I Want My Gay TV (Part II)

Television has been a little bleak here recently, what with some time being given up to the political party conventions (I couldn’t bear to watch old McDrooly get any more boring than he already had been). Some of the new shows are starting soon. I’ll be ready to see the new episodes of “Brothers and Sisters” and “Desperate Housewives”.

Caroline Rhea, Beth Grant, and Ann Walker on "Sordid Lives"

Caroline Rhea, Beth Grant, and Ann Walker on Logo TV's Hit Series "Sordid Lives"

In the meantime, I’ve been turning over to see what’s on Logo and Bravo quite a lot. Would you suppose I wouldn’t? I’m really waiting for the next episode of “Sordid Lives”. I really like that show and do watch the reruns, but I’m not sure how many times I can watch them hit the already dead billy goat with the car.

This week on Bravo, I caught “Tabatha’s Salon Takeover”. On this show, Former “Sheer Genius” contestant–she didn’t win, but ends up with her own show anyway–Tabatha Coffey does for hair salons what Chef Gordon Ramsay does for restaurants in Fox’s “Kitchen Nightmares”–rips them a new hole. However, Tabatha does it in such a more acceptable manner than Ramsay. The Aussies do generally come off better than the Brits, who on these kinds of shows always have an attitude like they have just jammed their fingers in a car door. Another one like that is Nanny Jo on “Super Nanny”. Despite arriving in that cute little British cab, once inside the home, she acts as if she is about to pull a pencil out of her bag and poke somebody’s (usually the dad’s) eyes out. You’d think with all that coddled cream and scones, the British could just be a bit less brutal.

Tabatha Coffey of Tabatha's Salon Takeover"

Tabatha Coffey of "Tabatha's Salon TakeoverLest

Before I digress more, the first show I watched of “Salon Takeover” actually was the 3rd episode; I’ll have to catch the earlier ones on re-run. It was an “all’s well, that ends well” show. The shop is in New Jersey, and the owner, Martino, is out of control in “living the life”. He’s cute enough, to be sure, but just too stereotypically Jersey boy for my taste. Anyway, Tabatha whips him and the shop into shape, and everybody lives happily ever after.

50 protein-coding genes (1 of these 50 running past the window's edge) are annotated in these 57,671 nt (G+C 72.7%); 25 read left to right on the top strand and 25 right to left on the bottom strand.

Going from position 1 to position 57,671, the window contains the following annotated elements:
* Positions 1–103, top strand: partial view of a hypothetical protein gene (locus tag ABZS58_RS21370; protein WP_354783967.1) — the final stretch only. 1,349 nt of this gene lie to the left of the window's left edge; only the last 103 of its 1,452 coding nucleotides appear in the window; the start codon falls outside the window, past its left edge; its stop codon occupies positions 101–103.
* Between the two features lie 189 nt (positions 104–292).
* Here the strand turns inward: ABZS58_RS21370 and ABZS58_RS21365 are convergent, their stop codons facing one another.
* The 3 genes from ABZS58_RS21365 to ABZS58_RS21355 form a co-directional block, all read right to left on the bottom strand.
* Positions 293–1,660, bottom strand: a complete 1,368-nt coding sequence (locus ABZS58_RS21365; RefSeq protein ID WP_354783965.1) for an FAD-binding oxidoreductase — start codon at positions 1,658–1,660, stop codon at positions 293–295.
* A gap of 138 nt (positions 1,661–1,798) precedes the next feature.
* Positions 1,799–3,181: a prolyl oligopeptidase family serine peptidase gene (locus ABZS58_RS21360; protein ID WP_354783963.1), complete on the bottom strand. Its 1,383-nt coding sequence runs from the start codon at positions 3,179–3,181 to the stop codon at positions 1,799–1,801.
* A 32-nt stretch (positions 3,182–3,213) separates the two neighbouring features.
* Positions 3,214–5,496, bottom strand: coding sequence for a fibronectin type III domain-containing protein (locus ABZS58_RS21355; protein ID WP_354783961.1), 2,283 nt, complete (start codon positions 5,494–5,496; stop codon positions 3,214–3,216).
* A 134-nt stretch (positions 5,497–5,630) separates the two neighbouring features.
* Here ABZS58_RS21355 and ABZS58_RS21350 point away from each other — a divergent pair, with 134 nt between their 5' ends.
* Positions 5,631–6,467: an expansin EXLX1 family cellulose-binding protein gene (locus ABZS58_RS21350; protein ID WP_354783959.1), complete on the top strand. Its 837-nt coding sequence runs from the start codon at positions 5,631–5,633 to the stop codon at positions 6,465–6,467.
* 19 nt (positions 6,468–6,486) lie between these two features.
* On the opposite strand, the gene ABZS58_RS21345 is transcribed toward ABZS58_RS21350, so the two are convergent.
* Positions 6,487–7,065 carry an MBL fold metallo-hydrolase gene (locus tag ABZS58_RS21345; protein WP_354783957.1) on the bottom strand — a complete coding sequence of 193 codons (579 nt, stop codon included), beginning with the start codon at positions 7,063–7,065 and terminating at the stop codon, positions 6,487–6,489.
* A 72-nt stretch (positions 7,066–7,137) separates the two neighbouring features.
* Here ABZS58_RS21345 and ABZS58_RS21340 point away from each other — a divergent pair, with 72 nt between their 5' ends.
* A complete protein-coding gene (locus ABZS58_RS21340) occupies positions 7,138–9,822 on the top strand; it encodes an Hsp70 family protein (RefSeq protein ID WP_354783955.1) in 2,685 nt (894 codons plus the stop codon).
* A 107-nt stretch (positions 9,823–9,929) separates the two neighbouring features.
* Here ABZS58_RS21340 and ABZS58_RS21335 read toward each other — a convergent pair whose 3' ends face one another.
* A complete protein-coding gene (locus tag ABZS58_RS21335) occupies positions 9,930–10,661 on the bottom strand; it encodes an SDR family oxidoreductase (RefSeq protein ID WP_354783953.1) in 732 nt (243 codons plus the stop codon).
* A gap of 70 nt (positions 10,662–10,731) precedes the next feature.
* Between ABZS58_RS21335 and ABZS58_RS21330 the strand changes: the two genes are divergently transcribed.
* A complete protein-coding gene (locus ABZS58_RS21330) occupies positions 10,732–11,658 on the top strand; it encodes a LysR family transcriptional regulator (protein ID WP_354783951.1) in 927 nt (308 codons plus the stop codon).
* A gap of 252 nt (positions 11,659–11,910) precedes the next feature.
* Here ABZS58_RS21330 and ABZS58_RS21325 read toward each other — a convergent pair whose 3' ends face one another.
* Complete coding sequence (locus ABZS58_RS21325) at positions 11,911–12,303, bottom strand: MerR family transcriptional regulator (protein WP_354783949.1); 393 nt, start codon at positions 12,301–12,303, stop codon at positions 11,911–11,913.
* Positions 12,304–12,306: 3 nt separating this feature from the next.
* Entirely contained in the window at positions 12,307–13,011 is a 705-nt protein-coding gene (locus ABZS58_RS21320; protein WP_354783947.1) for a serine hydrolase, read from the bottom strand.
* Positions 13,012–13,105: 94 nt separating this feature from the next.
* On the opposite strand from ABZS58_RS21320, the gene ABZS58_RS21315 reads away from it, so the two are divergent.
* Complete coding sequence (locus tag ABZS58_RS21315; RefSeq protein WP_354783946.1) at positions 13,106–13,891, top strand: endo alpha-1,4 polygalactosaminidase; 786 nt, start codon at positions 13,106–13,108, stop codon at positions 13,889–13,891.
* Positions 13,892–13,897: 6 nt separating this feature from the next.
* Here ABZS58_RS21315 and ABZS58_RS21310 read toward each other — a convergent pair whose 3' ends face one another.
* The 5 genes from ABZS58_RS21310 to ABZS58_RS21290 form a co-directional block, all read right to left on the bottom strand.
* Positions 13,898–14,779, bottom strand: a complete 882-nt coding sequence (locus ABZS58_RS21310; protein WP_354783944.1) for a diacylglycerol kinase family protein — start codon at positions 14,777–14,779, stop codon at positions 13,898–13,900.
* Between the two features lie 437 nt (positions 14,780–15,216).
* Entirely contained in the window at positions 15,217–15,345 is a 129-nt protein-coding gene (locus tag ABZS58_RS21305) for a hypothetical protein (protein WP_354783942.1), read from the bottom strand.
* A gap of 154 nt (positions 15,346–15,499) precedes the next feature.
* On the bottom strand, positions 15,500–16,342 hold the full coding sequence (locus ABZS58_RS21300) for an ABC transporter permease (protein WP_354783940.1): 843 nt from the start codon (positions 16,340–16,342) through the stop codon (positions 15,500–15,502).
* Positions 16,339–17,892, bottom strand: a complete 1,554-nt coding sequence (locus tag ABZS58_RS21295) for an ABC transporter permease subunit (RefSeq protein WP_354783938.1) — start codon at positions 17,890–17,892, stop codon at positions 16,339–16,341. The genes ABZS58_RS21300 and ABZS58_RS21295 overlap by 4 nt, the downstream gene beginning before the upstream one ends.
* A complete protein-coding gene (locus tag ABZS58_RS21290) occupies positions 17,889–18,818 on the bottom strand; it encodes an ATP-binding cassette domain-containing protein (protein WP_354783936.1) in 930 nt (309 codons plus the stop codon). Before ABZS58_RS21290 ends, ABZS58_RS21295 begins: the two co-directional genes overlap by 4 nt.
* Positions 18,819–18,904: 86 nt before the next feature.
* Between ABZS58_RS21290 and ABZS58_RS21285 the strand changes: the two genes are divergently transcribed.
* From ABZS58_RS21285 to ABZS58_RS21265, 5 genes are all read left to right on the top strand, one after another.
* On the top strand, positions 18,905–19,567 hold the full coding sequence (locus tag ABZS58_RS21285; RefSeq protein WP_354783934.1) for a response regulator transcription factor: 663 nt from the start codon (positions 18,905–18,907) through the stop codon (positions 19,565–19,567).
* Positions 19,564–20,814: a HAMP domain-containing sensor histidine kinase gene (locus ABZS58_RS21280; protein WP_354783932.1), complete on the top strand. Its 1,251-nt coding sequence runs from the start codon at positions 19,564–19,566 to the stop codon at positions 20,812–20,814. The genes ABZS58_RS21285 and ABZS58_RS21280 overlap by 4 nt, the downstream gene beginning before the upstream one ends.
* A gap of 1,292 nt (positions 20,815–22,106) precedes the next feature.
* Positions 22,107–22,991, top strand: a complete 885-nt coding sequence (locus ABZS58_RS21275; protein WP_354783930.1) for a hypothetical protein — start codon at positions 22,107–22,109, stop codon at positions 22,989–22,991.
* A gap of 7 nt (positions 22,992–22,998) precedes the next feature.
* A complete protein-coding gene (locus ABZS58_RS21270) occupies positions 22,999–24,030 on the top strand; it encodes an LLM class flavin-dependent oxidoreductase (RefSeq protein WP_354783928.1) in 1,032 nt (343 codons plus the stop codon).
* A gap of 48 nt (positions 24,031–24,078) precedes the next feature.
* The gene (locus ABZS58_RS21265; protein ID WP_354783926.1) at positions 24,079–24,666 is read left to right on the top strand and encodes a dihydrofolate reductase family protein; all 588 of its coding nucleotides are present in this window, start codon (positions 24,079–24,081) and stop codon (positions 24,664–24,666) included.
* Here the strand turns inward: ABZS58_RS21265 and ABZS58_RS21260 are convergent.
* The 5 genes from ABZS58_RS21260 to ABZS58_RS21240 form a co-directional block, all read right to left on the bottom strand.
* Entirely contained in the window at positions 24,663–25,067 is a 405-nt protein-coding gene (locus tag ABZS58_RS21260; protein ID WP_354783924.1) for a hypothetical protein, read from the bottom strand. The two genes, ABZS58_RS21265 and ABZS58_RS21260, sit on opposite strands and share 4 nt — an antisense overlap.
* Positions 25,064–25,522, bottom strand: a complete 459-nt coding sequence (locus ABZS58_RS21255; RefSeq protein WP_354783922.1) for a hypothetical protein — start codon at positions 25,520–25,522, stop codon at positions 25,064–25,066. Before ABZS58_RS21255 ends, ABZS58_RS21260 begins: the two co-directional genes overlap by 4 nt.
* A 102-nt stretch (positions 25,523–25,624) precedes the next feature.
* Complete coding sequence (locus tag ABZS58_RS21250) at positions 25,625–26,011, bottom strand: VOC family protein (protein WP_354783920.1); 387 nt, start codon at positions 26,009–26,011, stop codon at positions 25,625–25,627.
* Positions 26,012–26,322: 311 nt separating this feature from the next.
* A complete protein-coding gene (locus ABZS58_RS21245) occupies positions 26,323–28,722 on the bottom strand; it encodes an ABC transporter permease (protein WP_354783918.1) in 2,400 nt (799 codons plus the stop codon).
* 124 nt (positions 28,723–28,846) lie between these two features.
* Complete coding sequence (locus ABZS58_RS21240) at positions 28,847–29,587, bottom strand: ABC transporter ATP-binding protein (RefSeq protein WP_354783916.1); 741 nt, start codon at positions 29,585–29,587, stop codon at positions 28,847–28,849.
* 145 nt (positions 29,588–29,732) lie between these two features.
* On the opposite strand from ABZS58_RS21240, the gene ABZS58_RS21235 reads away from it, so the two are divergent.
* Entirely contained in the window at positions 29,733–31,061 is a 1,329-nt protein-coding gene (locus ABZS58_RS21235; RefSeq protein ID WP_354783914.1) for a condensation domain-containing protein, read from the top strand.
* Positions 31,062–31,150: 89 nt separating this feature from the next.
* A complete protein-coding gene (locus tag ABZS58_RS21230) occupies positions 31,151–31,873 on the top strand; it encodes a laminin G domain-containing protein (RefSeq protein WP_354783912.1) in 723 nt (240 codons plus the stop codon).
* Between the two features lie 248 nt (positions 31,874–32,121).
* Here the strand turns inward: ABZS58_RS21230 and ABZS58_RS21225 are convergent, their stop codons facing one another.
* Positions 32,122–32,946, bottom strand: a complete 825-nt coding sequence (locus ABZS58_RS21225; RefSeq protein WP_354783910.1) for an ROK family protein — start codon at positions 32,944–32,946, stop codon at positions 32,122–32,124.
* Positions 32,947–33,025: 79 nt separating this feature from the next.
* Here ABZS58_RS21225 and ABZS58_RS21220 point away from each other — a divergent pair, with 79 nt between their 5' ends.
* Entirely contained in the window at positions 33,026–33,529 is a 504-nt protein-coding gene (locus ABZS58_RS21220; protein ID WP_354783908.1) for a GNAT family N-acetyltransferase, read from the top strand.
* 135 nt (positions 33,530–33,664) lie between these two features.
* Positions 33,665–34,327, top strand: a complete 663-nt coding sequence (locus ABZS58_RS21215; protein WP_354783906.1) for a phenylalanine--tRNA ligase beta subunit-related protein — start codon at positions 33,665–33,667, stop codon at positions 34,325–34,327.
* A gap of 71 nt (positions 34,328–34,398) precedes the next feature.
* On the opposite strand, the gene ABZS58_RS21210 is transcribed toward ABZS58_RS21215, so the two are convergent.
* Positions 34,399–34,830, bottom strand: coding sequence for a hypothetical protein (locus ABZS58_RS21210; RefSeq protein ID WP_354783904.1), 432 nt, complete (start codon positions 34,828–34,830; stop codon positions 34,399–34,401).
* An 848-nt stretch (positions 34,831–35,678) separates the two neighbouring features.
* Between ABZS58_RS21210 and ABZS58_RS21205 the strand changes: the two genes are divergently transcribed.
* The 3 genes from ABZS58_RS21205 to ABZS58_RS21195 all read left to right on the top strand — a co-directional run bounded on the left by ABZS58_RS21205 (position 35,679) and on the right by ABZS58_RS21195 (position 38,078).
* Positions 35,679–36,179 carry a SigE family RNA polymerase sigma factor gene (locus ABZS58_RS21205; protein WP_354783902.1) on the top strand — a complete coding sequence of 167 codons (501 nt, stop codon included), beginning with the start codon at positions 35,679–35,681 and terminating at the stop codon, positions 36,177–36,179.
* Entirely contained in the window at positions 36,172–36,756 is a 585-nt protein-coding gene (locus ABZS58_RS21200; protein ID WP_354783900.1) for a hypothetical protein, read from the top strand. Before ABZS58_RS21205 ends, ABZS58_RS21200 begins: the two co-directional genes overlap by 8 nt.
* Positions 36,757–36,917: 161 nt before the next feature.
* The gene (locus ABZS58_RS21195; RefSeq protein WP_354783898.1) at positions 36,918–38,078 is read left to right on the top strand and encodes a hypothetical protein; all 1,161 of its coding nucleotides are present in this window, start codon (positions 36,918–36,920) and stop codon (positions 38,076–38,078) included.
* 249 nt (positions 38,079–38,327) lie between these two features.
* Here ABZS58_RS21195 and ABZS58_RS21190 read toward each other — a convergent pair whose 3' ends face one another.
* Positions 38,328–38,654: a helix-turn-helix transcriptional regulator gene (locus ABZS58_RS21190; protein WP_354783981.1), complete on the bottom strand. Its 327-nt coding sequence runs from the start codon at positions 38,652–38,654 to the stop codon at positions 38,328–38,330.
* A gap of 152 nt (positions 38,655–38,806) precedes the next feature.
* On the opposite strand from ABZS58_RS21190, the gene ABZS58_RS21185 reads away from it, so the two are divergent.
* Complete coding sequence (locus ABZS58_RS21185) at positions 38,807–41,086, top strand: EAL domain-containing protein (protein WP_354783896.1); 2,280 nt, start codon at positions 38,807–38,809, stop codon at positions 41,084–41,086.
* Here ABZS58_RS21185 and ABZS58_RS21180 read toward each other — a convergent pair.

Johnathan Murray and Stephen Tyrone Williams star in the short film "Float"

Johnathan Murray and Stephen Tyrone Williams star in the short film "Float"

Now back to Logo. The other day I ran across a program that I hadn’t seen before; it’s the “Click List: Best in Short Film”. The short film that i saw was “Float”. Just a little over 30 minutes, “Float” is one of those little gems that I like in gay films, but don’t often find. The story is simple; two very different guys meeting, and the changes they go through because of it. The acting and film-making are well-done, and despite it probably being a low-budget film, it has none of the below-par acting and near-porn style cinematography of a lot of American gay-themed movies. Actually, the filmmaker is Bahamian, and the setting is the Bahamas. After I watched this short film on TV, I discovered that you can see it here on Logo’s website. In finding “Float” online, I also found out that Logo has a whole slough of their “Click List: Best in Short Film” available for viewing right here on the computer. Thanks Logo! Even though they may only be a few minutes, many of the shorter gay-themed flicks are much better than their full-length counterparts.

Now I’m off to watch the Texans’ game. Yeah, I do have a variety of tastes when it comes to TV.

You can read “I Want MY Gay TV (Part I) here , (Part III) here, (Part V) here.


One Response

  1. So I was sent your blog by one of our producers. I played Romeo in FLOAT and I want to say thanks for the beautiful words.

    And if you liked Float, you’ll love the feature length version DAYBREAK that’s in post production now due out Spring 2009. I am proud of the work we’ve done and excited to share it.

    Again thank you.


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